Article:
Cross-posted to the Chicago Humanities Festival blog.
Two weeks ago, my husband, Al, and I brought home a puppy. Important background information: three weeks ago, Al and I did not want anything to do with a puppy. After putting our sweet, old, one-eyed pug/corgi cross, Solomon, to sleep, we planned to adopt another adult mutt. But someone didn’t filter his Petfinder.com search to exclude younger dogs, so we soon learned that there were 11-week-old pug/corgi puppies available at a suburban shelter—including one who looked like, as Al put it when he shoved the picture in my face, “Baby Solly! BABY SOLLY!”
That is the kind of information you can’t just will yourself to unknow. And so I am writing this blog post to the sounds of a 14-week-old pug/corgi puppy (Murray) chomping on a squeaky plush duck with murderous persistence. And I had to skip seeing William Gibson on Sunday, because our obedience class ran from 12-1, which was the whole point of that tangent, apart from indulging my current obsession with the wee beastie.
Fortunately, Murray’s class is in Evanston, so I was still able to make it to The Truth Machine: American Justice and Our Obsession with Lie Detection at 1:30. (Al and Murray will have to go to class without me next week while I head down to Hyde Park.) As I said on Twitter immediately afterwards, I enjoyed Ken Alder’s talk so much, I bought his book, The Lie Detectors, for my Kindle before I even left the auditorium.
Anyone who has even a passing familiarity with the Law & Order television franchise (and I have waaaaay more than that) has long been aware that lie detector technology is too unreliable to be admissible in court. Still, I didn’t realize that, in the 100 years that we’ve been using some iteration of that technology, we’ve pretty much always known it was unreliable. The need for human interpretation of a polygraph’s data creates acres of room for error, and psychologists have been pointing that out since the very beginning.
Why, then, do we remain so enamored of a piece of hardware that, as Alder put it, “promises objectivity but thrives on its opposite”? Essentially, because we want so badly to believe there could be such a thing as a machine that tells us, scientifically and conclusively, when someone is lying. That desire is then fueled by the use of polygraph evidence on TV and in crime novels, in comic books—”Dick Tracy” popularized it in the ’30s—and films and the theater of politics: Alder notes that the 20th century was full of “lie detector moments,” from the Watergate scandal to the Clarence Thomas confirmation hearings. These entertainments and performances, he says, are the “natural habitat” of the lie detector—not science or justice.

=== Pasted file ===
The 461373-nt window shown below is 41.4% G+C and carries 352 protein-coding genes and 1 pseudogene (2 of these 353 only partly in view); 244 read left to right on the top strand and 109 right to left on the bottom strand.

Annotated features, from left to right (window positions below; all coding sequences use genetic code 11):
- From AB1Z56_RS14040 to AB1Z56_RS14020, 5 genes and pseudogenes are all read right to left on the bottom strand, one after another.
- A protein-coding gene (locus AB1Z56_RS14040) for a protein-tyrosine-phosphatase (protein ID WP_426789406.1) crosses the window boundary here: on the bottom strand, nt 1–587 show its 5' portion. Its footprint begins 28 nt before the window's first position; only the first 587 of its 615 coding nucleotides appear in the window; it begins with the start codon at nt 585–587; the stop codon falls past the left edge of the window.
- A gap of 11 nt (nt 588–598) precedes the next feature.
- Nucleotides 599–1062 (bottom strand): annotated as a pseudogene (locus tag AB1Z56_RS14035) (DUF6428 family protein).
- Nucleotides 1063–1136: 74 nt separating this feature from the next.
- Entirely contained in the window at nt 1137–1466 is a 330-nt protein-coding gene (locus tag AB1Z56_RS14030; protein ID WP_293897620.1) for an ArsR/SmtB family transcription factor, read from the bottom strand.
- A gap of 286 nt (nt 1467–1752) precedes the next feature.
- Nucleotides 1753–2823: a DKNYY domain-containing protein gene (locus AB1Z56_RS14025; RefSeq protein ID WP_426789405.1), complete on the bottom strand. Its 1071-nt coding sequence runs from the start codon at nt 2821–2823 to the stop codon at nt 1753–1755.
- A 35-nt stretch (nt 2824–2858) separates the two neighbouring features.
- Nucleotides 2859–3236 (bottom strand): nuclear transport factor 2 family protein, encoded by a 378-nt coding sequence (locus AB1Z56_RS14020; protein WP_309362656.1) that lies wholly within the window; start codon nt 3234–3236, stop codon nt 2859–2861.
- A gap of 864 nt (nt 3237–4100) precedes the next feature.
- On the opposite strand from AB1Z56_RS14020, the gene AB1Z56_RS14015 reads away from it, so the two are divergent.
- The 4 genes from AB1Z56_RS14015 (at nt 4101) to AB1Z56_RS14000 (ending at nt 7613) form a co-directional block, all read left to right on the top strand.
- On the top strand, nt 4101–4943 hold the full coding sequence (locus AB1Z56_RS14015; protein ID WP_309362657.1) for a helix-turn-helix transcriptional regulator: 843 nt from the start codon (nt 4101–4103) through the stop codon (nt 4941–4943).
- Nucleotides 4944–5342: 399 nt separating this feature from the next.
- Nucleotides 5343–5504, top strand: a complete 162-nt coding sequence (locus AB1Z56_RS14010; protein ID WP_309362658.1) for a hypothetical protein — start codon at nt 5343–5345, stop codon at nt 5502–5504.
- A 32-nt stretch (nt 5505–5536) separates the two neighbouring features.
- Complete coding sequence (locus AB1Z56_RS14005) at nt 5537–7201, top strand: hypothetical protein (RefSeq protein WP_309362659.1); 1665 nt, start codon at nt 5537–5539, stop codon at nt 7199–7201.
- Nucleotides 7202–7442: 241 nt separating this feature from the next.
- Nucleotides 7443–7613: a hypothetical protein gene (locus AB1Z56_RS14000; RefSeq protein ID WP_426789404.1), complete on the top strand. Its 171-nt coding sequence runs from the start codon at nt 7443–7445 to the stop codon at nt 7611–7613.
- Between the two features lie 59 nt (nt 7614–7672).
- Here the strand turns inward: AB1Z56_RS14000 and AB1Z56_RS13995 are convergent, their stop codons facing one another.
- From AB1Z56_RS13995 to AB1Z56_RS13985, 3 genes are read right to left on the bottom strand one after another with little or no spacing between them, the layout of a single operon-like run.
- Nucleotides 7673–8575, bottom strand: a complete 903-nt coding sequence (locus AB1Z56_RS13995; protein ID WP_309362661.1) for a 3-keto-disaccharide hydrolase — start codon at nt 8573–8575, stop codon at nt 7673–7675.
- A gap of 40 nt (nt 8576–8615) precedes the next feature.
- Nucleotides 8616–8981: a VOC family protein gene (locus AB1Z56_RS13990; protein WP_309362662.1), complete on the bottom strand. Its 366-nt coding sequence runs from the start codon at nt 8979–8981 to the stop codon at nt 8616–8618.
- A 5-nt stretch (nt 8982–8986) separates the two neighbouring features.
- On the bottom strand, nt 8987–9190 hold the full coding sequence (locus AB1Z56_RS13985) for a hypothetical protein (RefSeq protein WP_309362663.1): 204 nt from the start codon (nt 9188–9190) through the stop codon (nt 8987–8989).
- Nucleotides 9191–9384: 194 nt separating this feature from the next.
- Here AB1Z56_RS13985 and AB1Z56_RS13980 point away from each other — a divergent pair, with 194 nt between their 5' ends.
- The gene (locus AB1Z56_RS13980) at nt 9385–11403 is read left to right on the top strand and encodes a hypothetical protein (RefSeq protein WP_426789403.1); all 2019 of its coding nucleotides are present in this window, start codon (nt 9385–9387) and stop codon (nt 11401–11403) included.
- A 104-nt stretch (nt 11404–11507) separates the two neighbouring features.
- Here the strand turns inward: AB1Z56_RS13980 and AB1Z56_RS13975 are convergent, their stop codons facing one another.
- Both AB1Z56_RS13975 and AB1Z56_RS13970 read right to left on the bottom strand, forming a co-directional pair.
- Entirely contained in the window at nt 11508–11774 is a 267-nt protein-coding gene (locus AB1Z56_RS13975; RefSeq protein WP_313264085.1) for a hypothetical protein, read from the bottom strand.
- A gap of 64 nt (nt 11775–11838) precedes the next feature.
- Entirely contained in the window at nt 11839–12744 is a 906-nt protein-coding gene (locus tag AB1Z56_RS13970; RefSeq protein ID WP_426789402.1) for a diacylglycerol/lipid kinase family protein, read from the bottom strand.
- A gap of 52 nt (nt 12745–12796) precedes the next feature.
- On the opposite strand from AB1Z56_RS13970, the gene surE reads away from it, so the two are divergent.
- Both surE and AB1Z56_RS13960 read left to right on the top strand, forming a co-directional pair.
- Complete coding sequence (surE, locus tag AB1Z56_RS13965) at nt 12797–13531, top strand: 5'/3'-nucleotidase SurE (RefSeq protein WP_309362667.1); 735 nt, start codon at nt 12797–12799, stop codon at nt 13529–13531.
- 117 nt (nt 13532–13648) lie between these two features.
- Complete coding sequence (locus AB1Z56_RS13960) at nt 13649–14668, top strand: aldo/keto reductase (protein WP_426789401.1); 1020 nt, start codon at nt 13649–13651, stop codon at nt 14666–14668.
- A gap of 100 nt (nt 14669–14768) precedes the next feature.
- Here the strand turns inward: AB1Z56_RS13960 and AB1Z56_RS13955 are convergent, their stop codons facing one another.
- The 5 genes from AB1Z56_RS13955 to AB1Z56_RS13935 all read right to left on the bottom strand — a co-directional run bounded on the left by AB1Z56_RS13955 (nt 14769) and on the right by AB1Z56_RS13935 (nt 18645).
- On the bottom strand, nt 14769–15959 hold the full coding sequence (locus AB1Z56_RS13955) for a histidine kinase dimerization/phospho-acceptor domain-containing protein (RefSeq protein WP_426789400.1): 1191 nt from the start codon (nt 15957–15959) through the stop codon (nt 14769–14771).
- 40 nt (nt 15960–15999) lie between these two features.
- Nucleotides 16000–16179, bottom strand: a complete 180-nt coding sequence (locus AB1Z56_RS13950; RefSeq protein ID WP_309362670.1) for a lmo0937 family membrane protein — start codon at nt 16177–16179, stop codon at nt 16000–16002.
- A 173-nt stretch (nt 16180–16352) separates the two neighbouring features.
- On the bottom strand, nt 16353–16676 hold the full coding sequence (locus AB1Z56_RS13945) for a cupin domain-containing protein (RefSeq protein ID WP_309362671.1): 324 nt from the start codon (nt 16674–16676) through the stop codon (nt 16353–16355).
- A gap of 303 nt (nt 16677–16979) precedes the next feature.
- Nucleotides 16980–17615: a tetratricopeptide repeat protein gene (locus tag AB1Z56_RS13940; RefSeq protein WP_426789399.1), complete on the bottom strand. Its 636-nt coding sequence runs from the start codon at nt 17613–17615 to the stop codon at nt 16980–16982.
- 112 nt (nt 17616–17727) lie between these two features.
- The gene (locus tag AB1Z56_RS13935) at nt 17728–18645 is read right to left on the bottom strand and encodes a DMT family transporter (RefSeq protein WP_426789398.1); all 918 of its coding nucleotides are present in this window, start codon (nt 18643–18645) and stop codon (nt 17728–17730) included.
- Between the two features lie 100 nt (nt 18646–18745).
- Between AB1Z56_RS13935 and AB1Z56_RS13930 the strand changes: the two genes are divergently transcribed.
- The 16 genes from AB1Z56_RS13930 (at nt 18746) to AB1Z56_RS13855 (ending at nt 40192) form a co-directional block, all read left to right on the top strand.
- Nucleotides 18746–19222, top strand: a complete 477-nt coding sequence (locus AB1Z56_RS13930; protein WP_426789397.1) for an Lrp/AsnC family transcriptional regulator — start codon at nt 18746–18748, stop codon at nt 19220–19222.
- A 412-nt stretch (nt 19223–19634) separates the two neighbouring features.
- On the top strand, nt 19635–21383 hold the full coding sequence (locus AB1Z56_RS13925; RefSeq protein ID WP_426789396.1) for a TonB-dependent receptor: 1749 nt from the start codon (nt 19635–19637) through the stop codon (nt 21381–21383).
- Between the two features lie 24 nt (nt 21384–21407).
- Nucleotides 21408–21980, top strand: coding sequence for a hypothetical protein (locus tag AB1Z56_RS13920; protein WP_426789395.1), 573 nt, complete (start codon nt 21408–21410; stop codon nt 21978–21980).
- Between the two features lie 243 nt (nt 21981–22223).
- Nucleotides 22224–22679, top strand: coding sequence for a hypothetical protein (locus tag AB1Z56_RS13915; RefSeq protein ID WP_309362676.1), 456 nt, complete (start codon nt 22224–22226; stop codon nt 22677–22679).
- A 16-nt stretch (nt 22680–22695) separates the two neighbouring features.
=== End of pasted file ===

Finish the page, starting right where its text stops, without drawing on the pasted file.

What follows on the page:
Much as I wanted to go start reading Alder’s book right after that, I stuck around for Noshir Contractor’s Traces in a Tangled Web talk, and I am so glad I did. I wasn’t entirely sure what the subject was from the description—I saw the phrase “digital traces,” and my mind immediately leapt to worst-case privacy invasion scenarios, the kind of thing I simultaneously wish to learn about and never want to hear about, la la la la. So I was quite torn between that and Shedding Artificial Light on Art History but ultimately let laziness—I was already in the building where Contractor’s talk would take place—decide for me.
Contractor acknowledged that the potential for baddies to exploit our online data footprints (basically, everything we ever do on the web leaves a record) is “frankly, incredibly frightening,” but he was primarily focused on how all that information is also “incredibly useful.” Researchers like himself can now access enormous, previously unimaginable data sets that offer new insights into human social behavior—one of which is that technology may have changed how we communicate, but not so much with whom. The web was supposed to eliminate geographical barriers—and as someone who has “internet friends” (i.e., people I correspond with but have never met) in Europe and Australia, I can certainly attest that it’s made a difference in my life—but the research shows that overall, 75 percent of online communications are between people who live in fairly close proximity. We apparently aren’t looking to the internet to find new people nearly as much as we are to chat with our existing friends.
After that, my brain was too full of new thoughts for me to sit still any longer. I can’t wait for the Hyde Park program next Sunday, though—especially since I’m now a part of it! After my last blog post, Encyclopedia Show co-founder Robbie Q. Telfer e-mailed to ask if I wanted to be among the “stellar hodgepodge of writers, artists, poets, and performers” assembled for this one. I said yes before I could talk myself out of it. Eep! Wish me luck